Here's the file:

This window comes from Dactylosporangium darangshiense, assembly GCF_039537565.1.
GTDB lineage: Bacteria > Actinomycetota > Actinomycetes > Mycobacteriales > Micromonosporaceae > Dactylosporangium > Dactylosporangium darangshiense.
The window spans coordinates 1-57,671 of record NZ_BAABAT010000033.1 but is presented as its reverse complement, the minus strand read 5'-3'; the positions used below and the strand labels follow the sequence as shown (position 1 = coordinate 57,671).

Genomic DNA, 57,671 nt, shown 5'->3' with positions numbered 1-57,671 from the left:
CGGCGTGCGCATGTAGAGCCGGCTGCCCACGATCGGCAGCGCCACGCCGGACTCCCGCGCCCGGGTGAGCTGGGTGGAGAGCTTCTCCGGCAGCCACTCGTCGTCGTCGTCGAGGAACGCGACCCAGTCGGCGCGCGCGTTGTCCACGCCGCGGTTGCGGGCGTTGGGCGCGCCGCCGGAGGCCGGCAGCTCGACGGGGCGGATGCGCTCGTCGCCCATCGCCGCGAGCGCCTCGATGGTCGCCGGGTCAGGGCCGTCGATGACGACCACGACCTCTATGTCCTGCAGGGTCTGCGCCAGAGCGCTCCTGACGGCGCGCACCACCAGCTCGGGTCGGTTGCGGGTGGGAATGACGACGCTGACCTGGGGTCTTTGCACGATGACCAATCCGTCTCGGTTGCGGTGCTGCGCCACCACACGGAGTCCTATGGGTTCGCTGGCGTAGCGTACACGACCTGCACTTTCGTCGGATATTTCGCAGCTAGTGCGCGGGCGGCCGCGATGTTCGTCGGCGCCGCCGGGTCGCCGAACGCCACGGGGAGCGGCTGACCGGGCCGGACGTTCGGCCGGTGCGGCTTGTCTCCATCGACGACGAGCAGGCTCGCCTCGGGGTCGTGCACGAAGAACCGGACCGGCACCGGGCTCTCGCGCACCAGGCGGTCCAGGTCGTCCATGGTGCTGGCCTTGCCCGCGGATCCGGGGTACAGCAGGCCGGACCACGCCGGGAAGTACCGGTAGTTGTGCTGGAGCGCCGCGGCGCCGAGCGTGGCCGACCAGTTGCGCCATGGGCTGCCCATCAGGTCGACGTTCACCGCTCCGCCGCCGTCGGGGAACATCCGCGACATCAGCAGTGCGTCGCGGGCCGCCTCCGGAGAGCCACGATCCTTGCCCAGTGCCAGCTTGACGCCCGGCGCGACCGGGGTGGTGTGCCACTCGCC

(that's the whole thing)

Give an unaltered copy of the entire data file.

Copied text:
This window comes from Dactylosporangium darangshiense, assembly GCF_039537565.1.
GTDB lineage: Bacteria > Actinomycetota > Actinomycetes > Mycobacteriales > Micromonosporaceae > Dactylosporangium > Dactylosporangium darangshiense.
The window spans coordinates 1-57,671 of record NZ_BAABAT010000033.1 but is presented as its reverse complement, the minus strand read 5'-3'; the positions used below and the strand labels follow the sequence as shown (position 1 = coordinate 57,671).

Genomic DNA, 57,671 nt, shown 5'->3' with positions numbered 1-57,671 from the left:
CGGCGTGCGCATGTAGAGCCGGCTGCCCACGATCGGCAGCGCCACGCCGGACTCCCGCGCCCGGGTGAGCTGGGTGGAGAGCTTCTCCGGCAGCCACTCGTCGTCGTCGTCGAGGAACGCGACCCAGTCGGCGCGCGCGTTGTCCACGCCGCGGTTGCGGGCGTTGGGCGCGCCGCCGGAGGCCGGCAGCTCGACGGGGCGGATGCGCTCGTCGCCCATCGCCGCGAGCGCCTCGATGGTCGCCGGGTCAGGGCCGTCGATGACGACCACGACCTCTATGTCCTGCAGGGTCTGCGCCAGAGCGCTCCTGACGGCGCGCACCACCAGCTCGGGTCGGTTGCGGGTGGGAATGACGACGCTGACCTGGGGTCTTTGCACGATGACCAATCCGTCTCGGTTGCGGTGCTGCGCCACCACACGGAGTCCTATGGGTTCGCTGGCGTAGCGTACACGACCTGCACTTTCGTCGGATATTTCGCAGCTAGTGCGCGGGCGGCCGCGATGTTCGTCGGCGCCGCCGGGTCGCCGAACGCCACGGGGAGCGGCTGACCGGGCCGGACGTTCGGCCGGTGCGGCTTGTCTCCATCGACGACGAGCAGGCTCGCCTCGGGGTCGTGCACGAAGAACCGGACCGGCACCGGGCTCTCGCGCACCAGGCGGTCCAGGTCGTCCATGGTGCTGGCCTTGCCCGCGGATCCGGGGTACAGCAGGCCGGACCACGCCGGGAAGTACCGGTAGTTGTGCTGGAGCGCCGCGGCGCCGAGCGTGGCCGACCAGTTGCGCCATGGGCTGCCCATCAGGTCGACGTTCACCGCTCCGCCGCCGTCGGGGAACATCCGCGACATCAGCAGTGCGTCGCGGGCCGCCTCCGGAGAGCCACGATCCTTGCCCAGTGCCAGCTTGACGCCCGGCGCGACCGGGGTGGTGTGCCACTCGCC